International Meeting
2001 World Conference against A & H Bombs

Tom Bailie
Hanford Downwinder

I am not a peacemaker, just a simple farmer that has become your storyteller. It is my duty not to invent but simply transmit a simple story that you have in your hands. Please read it.

The life work of this simple farmer has always been to grant and nurture new life every year. Simply put, a lifemaker.

My Hanford Hibakusha story shows the making of nukes destroys life.

The Hiroshima Hibakusha story shows the use of nukes destroys life.

This simply, is a shame for life! This is imply, wrong for life. Isn't this simple?

Don't make nukes for the sake of life.
Don't use nukes for the sake of life.

Article originally carried on New York Times and reprinted in the Sacramento Bee Final, July 27, 1990

Hanfordfs Nuclear Family
gWe were the Children on the Front Linesh

Mesa, Washington - Ifm sitting in my tractor and reality is sinking in. Ifve just finished taping several national television shows. As I step back into my world, the emotions keep rising up in my chest and I cry, uncontrollably at first. Then it feels good, so I sob silently to myself.

The worst is finally over for us. Or has it just begun? As gdownwinders,h born and raised downwind of the Hanford Nuclear Reservation in Washington, we learned several years ago that the government decided - with cold deliberation - to use us guinea pigs by releasing radioactivity into our food, water, milk, and air without our consent.

Now, wefve learned that we can expect continuing cancer cases from our exposure in their gexperiment.h Is this what it feels like to be raped?

The exposure began the same day our lives began. Several years ago, when the government admitted that releases had been made, we were assured there would be no observable health effects. Did the government really look?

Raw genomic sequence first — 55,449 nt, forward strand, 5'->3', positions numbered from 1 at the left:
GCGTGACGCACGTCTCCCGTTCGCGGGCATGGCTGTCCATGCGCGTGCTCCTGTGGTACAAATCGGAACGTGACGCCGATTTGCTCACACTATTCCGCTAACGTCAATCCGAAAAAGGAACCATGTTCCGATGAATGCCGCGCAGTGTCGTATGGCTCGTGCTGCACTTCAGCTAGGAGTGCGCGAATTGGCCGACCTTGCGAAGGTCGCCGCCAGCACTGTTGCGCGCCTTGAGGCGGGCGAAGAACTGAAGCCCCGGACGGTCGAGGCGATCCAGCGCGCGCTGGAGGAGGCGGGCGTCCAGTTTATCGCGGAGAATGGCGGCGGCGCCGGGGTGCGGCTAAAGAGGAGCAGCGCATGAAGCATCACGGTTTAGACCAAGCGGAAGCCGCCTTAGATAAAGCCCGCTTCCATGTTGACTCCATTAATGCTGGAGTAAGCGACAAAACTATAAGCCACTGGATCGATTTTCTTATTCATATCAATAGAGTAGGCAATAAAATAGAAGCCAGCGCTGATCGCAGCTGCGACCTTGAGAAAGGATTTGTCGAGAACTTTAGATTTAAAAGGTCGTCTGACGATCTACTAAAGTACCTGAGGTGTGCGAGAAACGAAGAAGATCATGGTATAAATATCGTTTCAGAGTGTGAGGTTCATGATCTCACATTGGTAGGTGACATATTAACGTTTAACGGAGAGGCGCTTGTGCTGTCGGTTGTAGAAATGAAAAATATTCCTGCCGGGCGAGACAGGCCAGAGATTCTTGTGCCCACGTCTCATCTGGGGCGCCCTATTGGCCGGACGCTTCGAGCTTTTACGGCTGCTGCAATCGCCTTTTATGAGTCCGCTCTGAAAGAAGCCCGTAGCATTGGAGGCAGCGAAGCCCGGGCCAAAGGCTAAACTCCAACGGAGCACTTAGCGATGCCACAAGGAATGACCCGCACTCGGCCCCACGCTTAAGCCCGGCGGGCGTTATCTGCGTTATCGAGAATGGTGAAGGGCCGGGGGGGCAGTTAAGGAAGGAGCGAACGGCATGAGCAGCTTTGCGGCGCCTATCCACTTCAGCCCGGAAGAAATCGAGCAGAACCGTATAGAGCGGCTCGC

Unknowingly, we had been seeing the effects for a long time. For us, the unusual was the usual.

During my childhood, I remember seeing men dressed in space suits walking in front of uninformed soldiers carrying shovels and sacks. They waved to us as they moved past.

Usually they brought us candy and one time, cowboy boots. What we didnft know at the time was that these were nuclear cleanup crews.

What we also didnft know was that other kids didnft get gneck massagesh from the school nurse (looking for thyroid swelling) or have Geiger counters passed over them; that men in beards and thick glasses didnft sample everyonefs water and milk weekly: that farm-animal mutations donft happen everywhere.

We thought everyone had brown and white gpintoh deer and deformed calves, sheep and kittens; that miscarriages - human and animal - were the norm. Common news was of neighbors and loved ones getting cancer. These were the usual things for us in our isolated world.

I was born a year after my stillborn brother. I struggled to breathe through underdeveloped lungs and suffered to overcome numerous birth defects. I underwent multiple surgeries, endured paralysis, endured thyroid medication, a stint in an iron lung, loss of hair, sores all over my body, fevers, dizziness, poor hearing, asthma, rotting teeth and, at age 18, a diagnosis of sterility.

The usual was watching the other kids die at St. Maryfs pediatric ward. I finally learned to walk, but could never play sports. I stood on the sidelines with the rest of my classmates, watching the healthy new kids who moved into our area play sports. We never could. We grew angry and defensive from the teasing and abuse.

The movement of the tractor brings my mind back from the world of the 1940s to the harsh realities of questioning our government. Our patriotism has been impugned, our credibility questioned. We have been redlined by the banking community since 1985: the Farmers Home Administration Foreclosure notice is sitting on my desk. We have been put off by politicians - except for a brave few - until we victims become a popular issue.

We have been slandered as the gglow in the dark familyh by friends and strangers alike. We have been told to shut up and have received numerous death threats. I survived one attempt on my life. Itfs enough to make paranoia override common sense and to make me carry a gun.

Who the hell do these people in the nuclear gang think they are? In my family we were all taught not to lie. How can we citizens defend liars?

The world now knows about Hanfordfs releases. We were the children on the front lines of the Cold War.

We deserve fair and equitable treatment. Are we just so much nuclear waste? Will there be compensatory damages?

Moscow was condemned for its three days of silence after the Chernobyl nuclear accident. What about Washingtonfs 40 years of silence?

There is a fine line of morality that none of us can cross and still claim membership in the human race. The governmentfs nuclear gang deliberately crossed it.

The price we had to pay, you say? We think we were worth more.

To the 2001 Wolrd Conference against A & H Bombs